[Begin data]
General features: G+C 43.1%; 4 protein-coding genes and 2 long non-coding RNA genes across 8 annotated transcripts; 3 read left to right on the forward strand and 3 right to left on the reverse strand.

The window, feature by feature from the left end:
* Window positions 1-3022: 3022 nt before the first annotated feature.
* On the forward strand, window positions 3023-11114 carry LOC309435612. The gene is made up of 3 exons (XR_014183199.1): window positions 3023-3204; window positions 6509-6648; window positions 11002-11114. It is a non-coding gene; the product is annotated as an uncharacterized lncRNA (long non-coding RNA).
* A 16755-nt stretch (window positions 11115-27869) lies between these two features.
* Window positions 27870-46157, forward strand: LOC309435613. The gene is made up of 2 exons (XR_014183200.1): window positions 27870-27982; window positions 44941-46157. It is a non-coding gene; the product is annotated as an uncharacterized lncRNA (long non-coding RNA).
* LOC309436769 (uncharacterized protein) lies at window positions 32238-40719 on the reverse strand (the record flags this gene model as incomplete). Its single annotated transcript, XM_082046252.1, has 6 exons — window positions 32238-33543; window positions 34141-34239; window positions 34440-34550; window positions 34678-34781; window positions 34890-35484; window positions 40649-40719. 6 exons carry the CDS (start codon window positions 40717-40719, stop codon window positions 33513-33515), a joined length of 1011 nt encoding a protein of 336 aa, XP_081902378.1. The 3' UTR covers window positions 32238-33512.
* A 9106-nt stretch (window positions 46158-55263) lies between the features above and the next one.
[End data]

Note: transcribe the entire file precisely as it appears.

General features: G+C 43.1%; 4 protein-coding genes and 2 long non-coding RNA genes across 8 annotated transcripts; 3 read left to right on the forward strand and 3 right to left on the reverse strand.

The window, feature by feature from the left end:
* Window positions 1-3022: 3022 nt before the first annotated feature.
* On the forward strand, window positions 3023-11114 carry LOC309435612. The gene is made up of 3 exons (XR_014183199.1): window positions 3023-3204; window positions 6509-6648; window positions 11002-11114. It is a non-coding gene; the product is annotated as an uncharacterized lncRNA (long non-coding RNA).
* A 16755-nt stretch (window positions 11115-27869) lies between these two features.
* Window positions 27870-46157, forward strand: LOC309435613. The gene is made up of 2 exons (XR_014183200.1): window positions 27870-27982; window positions 44941-46157. It is a non-coding gene; the product is annotated as an uncharacterized lncRNA (long non-coding RNA).
* LOC309436769 (uncharacterized protein) lies at window positions 32238-40719 on the reverse strand (the record flags this gene model as incomplete). Its single annotated transcript, XM_082046252.1, has 6 exons — window positions 32238-33543; window positions 34141-34239; window positions 34440-34550; window positions 34678-34781; window positions 34890-35484; window positions 40649-40719. 6 exons carry the CDS (start codon window positions 40717-40719, stop codon window positions 33513-33515), a joined length of 1011 nt encoding a protein of 336 aa, XP_081902378.1. The 3' UTR covers window positions 32238-33512.
* A 9106-nt stretch (window positions 46158-55263) lies between the features above and the next one.